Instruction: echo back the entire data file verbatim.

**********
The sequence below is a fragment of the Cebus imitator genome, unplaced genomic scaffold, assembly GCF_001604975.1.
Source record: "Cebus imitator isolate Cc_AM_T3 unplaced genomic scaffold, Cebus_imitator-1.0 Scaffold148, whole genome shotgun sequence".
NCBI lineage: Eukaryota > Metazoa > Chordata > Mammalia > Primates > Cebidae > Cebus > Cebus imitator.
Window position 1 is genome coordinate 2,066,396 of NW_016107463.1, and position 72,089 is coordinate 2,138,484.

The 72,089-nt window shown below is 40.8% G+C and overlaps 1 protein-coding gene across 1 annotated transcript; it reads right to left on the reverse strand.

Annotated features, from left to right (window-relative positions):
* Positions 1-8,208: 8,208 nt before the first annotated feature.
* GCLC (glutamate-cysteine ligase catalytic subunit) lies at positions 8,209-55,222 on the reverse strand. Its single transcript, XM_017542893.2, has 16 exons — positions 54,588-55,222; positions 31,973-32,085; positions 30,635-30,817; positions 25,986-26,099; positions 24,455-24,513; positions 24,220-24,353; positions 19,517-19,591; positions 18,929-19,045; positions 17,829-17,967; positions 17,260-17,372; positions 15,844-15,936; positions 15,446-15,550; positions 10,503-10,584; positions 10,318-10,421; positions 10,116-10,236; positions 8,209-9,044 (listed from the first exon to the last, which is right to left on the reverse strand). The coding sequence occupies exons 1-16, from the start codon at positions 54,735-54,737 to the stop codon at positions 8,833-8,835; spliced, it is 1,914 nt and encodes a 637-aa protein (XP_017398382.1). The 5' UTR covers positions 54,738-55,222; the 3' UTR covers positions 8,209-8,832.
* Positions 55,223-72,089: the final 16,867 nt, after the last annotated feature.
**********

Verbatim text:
The sequence below is a fragment of the Cebus imitator genome, unplaced genomic scaffold, assembly GCF_001604975.1.
Source record: "Cebus imitator isolate Cc_AM_T3 unplaced genomic scaffold, Cebus_imitator-1.0 Scaffold148, whole genome shotgun sequence".
NCBI lineage: Eukaryota > Metazoa > Chordata > Mammalia > Primates > Cebidae > Cebus > Cebus imitator.
Window position 1 is genome coordinate 2,066,396 of NW_016107463.1, and position 72,089 is coordinate 2,138,484.

The 72,089-nt window shown below is 40.8% G+C and overlaps 1 protein-coding gene across 1 annotated transcript; it reads right to left on the reverse strand.

Annotated features, from left to right (window-relative positions):
* Positions 1-8,208: 8,208 nt before the first annotated feature.
* GCLC (glutamate-cysteine ligase catalytic subunit) lies at positions 8,209-55,222 on the reverse strand. Its single transcript, XM_017542893.2, has 16 exons — positions 54,588-55,222; positions 31,973-32,085; positions 30,635-30,817; positions 25,986-26,099; positions 24,455-24,513; positions 24,220-24,353; positions 19,517-19,591; positions 18,929-19,045; positions 17,829-17,967; positions 17,260-17,372; positions 15,844-15,936; positions 15,446-15,550; positions 10,503-10,584; positions 10,318-10,421; positions 10,116-10,236; positions 8,209-9,044 (listed from the first exon to the last, which is right to left on the reverse strand). The coding sequence occupies exons 1-16, from the start codon at positions 54,735-54,737 to the stop codon at positions 8,833-8,835; spliced, it is 1,914 nt and encodes a 637-aa protein (XP_017398382.1). The 5' UTR covers positions 54,738-55,222; the 3' UTR covers positions 8,209-8,832.
* Positions 55,223-72,089: the final 16,867 nt, after the last annotated feature.